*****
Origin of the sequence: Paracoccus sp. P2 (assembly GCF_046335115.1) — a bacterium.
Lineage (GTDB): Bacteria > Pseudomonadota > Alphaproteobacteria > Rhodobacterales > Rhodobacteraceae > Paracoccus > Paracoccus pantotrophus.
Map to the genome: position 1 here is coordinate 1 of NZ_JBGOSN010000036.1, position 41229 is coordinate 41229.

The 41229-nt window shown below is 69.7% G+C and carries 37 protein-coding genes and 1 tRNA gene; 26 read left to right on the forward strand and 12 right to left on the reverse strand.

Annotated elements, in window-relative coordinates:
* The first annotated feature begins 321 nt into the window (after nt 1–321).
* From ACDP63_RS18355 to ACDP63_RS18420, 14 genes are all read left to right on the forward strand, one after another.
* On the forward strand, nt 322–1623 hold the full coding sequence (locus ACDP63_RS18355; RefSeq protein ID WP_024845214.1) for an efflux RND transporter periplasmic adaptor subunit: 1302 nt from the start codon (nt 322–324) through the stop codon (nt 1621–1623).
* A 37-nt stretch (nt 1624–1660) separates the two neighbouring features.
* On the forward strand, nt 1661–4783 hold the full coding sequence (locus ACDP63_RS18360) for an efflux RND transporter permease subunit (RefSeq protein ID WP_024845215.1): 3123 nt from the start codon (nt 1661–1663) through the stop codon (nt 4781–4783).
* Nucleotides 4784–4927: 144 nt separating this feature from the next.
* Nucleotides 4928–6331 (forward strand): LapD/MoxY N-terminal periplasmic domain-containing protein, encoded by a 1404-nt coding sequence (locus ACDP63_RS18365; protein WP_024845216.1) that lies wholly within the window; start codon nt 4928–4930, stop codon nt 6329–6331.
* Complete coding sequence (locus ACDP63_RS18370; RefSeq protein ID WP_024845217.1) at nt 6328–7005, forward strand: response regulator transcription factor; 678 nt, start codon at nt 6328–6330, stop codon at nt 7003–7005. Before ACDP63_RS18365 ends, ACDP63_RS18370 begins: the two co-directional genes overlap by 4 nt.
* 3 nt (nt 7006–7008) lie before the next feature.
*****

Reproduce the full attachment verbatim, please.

Origin of the sequence: Paracoccus sp. P2 (assembly GCF_046335115.1) — a bacterium.
Lineage (GTDB): Bacteria > Pseudomonadota > Alphaproteobacteria > Rhodobacterales > Rhodobacteraceae > Paracoccus > Paracoccus pantotrophus.
Map to the genome: position 1 here is coordinate 1 of NZ_JBGOSN010000036.1, position 41229 is coordinate 41229.

The 41229-nt window shown below is 69.7% G+C and carries 37 protein-coding genes and 1 tRNA gene; 26 read left to right on the forward strand and 12 right to left on the reverse strand.

Annotated elements, in window-relative coordinates:
* The first annotated feature begins 321 nt into the window (after nt 1–321).
* From ACDP63_RS18355 to ACDP63_RS18420, 14 genes are all read left to right on the forward strand, one after another.
* On the forward strand, nt 322–1623 hold the full coding sequence (locus ACDP63_RS18355; RefSeq protein ID WP_024845214.1) for an efflux RND transporter periplasmic adaptor subunit: 1302 nt from the start codon (nt 322–324) through the stop codon (nt 1621–1623).
* A 37-nt stretch (nt 1624–1660) separates the two neighbouring features.
* On the forward strand, nt 1661–4783 hold the full coding sequence (locus ACDP63_RS18360) for an efflux RND transporter permease subunit (RefSeq protein ID WP_024845215.1): 3123 nt from the start codon (nt 1661–1663) through the stop codon (nt 4781–4783).
* Nucleotides 4784–4927: 144 nt separating this feature from the next.
* Nucleotides 4928–6331 (forward strand): LapD/MoxY N-terminal periplasmic domain-containing protein, encoded by a 1404-nt coding sequence (locus ACDP63_RS18365; protein WP_024845216.1) that lies wholly within the window; start codon nt 4928–4930, stop codon nt 6329–6331.
* Complete coding sequence (locus ACDP63_RS18370; RefSeq protein ID WP_024845217.1) at nt 6328–7005, forward strand: response regulator transcription factor; 678 nt, start codon at nt 6328–6330, stop codon at nt 7003–7005. Before ACDP63_RS18365 ends, ACDP63_RS18370 begins: the two co-directional genes overlap by 4 nt.
* 3 nt (nt 7006–7008) lie before the next feature.